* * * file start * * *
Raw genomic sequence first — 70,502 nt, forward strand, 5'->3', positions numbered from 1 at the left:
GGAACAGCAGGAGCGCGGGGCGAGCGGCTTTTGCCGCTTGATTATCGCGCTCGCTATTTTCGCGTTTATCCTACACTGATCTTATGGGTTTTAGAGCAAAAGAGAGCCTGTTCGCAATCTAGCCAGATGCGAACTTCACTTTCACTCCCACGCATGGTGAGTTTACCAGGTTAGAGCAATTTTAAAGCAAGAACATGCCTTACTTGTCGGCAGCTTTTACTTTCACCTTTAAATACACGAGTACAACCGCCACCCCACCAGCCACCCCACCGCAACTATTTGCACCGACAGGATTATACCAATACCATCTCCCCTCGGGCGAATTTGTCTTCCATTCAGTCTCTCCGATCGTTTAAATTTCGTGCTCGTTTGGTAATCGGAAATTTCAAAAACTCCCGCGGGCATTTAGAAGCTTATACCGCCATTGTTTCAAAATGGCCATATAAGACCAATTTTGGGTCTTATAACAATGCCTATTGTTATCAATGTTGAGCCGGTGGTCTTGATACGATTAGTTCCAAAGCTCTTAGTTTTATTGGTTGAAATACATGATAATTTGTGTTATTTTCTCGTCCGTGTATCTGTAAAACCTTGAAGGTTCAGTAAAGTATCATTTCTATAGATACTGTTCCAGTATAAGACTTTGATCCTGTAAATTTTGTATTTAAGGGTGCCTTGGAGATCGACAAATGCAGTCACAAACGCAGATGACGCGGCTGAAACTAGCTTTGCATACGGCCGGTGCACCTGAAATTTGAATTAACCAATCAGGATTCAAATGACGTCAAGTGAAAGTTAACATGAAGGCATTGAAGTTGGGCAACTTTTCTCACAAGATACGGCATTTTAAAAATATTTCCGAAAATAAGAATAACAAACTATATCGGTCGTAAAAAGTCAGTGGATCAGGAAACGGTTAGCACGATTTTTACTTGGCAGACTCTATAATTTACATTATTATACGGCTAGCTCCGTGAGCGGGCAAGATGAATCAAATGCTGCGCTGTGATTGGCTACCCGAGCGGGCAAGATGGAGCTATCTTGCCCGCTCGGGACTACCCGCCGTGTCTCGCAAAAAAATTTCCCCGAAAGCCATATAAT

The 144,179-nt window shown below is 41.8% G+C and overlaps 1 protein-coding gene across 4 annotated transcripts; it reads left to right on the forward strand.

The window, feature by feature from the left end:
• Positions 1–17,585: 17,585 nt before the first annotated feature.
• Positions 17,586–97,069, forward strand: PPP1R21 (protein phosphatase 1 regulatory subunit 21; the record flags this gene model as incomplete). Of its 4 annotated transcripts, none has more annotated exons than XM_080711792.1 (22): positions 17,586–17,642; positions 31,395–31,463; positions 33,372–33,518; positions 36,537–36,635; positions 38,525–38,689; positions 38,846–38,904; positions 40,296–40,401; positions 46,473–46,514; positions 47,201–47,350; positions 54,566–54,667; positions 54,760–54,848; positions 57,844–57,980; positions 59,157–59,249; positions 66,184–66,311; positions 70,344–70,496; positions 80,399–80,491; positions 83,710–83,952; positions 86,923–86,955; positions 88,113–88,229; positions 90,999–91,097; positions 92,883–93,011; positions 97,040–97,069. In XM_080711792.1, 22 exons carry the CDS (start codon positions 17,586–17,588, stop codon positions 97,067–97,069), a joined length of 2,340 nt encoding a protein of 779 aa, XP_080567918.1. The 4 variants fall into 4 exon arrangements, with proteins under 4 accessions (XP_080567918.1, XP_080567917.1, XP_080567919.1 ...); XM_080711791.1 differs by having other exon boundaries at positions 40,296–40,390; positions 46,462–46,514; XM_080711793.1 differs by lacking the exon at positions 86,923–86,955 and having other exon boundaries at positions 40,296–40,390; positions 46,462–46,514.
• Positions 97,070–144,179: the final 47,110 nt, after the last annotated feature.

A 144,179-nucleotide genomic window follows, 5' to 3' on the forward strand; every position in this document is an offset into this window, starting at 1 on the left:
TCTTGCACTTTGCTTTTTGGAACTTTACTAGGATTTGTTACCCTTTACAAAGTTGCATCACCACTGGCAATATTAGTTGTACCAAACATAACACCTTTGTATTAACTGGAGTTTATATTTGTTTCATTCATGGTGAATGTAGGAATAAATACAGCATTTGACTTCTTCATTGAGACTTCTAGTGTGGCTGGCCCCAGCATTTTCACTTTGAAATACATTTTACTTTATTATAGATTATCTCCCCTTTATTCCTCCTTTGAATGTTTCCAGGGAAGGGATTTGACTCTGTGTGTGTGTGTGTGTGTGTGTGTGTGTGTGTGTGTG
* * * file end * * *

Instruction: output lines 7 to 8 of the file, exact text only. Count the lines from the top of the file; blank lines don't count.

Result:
• Positions 97,070–144,179: the final 47,110 nt, after the last annotated feature.

A 144,179-nucleotide genomic window follows, 5' to 3' on the forward strand; every position in this document is an offset into this window, starting at 1 on the left: